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Union officials have accused Beutner and some members of the school board of favoring a vast expansion of privately operated charter schools, which are governed by the state and generally staffed by non-union teachers.
"Here we are in a fight for the soul of public education," UTLA President Alex Caputo-Pearl said. "The question is: do we starve our public neighborhood schools so that they (become) privatized, or do we re-invest in our public neighborhood schools for our students and for a thriving city?"
Thousands of UTLA members and their supporters rallied outside the downtown headquarters of the California Charter Schools Association Tuesday.
The association's president, Myrna Castrejon, issued a statement saying teachers and other school staff "do some of the most important and difficult work in Los Angeles -- regardless of whether they work in a traditional, magnet, pilot or charter public school." She called for continued pressure on the state Legislature to increase education funding.
"Thousands of inspiring Los Angeles educators dedicate their lives to helping kids thrive at both district and charter public schools," Castrejon said. "What unites us is so much more powerful than what divides us, and has more potential to improve kids' lives."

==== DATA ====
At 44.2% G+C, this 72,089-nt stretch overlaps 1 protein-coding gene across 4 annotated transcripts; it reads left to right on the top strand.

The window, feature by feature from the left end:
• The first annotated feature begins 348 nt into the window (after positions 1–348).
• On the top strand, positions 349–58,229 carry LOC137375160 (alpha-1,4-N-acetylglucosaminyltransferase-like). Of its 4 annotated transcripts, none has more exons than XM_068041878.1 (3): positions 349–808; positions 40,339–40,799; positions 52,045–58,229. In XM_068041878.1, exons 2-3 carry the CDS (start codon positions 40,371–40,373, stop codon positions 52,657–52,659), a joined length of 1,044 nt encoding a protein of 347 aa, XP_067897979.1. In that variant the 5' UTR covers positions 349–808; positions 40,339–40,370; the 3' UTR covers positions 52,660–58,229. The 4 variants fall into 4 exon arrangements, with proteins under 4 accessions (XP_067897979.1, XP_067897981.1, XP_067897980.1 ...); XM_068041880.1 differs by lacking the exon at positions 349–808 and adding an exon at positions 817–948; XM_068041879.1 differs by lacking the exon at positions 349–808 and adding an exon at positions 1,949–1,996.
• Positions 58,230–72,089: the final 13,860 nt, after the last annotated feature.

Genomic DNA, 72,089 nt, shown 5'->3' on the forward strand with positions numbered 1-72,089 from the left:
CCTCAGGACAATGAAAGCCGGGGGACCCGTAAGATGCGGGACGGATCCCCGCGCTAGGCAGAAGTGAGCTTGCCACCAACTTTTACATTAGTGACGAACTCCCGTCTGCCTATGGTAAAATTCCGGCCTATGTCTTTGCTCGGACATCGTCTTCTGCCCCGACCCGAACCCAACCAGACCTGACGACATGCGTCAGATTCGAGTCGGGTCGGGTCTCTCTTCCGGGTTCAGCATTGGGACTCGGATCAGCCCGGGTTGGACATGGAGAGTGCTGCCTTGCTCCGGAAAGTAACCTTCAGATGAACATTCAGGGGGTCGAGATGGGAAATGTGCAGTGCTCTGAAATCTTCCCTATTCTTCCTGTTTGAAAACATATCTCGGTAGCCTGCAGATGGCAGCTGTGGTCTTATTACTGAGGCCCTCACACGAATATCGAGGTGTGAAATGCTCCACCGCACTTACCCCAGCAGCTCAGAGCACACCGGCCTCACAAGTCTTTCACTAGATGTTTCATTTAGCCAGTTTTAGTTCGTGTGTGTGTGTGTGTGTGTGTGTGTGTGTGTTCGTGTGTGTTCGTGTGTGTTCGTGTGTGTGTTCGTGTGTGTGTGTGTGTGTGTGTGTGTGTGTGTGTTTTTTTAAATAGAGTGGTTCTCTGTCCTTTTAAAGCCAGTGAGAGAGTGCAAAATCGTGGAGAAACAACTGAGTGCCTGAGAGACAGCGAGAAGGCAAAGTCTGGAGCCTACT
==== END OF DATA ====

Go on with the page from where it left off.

The Los Angeles County Board of Supervisors on Tuesday agreed to provide the district with up to $10 million for nursing and mental health services -- saying it would be enough to fund a nurse at every LAUSD elementary school.
That funding was included in Beutner's most recent contract offer to the union last week. As the second largest school district in the nation, the LAUSD covers an area totaling 710 square miles and serves more than 694,000 students at 1,322 schools, although 216 schools are independent charter schools, most of which are staffed with non-union teachers unaffected by the strike. The district says about 500,000 students and 1,100 schools are impacted by the walkout. The district hired 400 substitutes, and 2,000 administrators with teaching credentials have been reassigned during the strike. The district has set up an information hotline for parents at (213) 443-1300.